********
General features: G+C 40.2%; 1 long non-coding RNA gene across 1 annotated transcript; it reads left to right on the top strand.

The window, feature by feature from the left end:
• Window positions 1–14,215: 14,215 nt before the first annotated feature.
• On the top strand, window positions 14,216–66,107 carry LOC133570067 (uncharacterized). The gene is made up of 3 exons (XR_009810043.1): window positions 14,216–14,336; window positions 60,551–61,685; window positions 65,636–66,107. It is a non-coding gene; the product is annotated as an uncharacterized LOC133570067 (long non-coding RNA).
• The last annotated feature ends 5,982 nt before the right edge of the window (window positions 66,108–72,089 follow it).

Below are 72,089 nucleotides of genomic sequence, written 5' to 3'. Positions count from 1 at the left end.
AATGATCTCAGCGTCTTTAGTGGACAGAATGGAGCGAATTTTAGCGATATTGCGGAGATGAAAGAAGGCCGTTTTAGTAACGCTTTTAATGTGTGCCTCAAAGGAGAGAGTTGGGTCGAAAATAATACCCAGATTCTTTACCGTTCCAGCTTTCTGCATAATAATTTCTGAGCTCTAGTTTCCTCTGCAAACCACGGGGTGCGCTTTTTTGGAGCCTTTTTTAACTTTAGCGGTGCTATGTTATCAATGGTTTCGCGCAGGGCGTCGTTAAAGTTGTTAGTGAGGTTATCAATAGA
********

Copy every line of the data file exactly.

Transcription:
General features: G+C 40.2%; 1 long non-coding RNA gene across 1 annotated transcript; it reads left to right on the top strand.

The window, feature by feature from the left end:
• Window positions 1–14,215: 14,215 nt before the first annotated feature.
• On the top strand, window positions 14,216–66,107 carry LOC133570067 (uncharacterized). The gene is made up of 3 exons (XR_009810043.1): window positions 14,216–14,336; window positions 60,551–61,685; window positions 65,636–66,107. It is a non-coding gene; the product is annotated as an uncharacterized LOC133570067 (long non-coding RNA).
• The last annotated feature ends 5,982 nt before the right edge of the window (window positions 66,108–72,089 follow it).

Below are 72,089 nucleotides of genomic sequence, written 5' to 3'. Positions count from 1 at the left end.
AATGATCTCAGCGTCTTTAGTGGACAGAATGGAGCGAATTTTAGCGATATTGCGGAGATGAAAGAAGGCCGTTTTAGTAACGCTTTTAATGTGTGCCTCAAAGGAGAGAGTTGGGTCGAAAATAATACCCAGATTCTTTACCGTTCCAGCTTTCTGCATAATAATTTCTGAGCTCTAGTTTCCTCTGCAAACCACGGGGTGCGCTTTTTTGGAGCCTTTTTTAACTTTAGCGGTGCTATGTTATCAATGGTTTCGCGCAGGGCGTCGTTAAAGTTGTTAGTGAGGTTATCAATAGA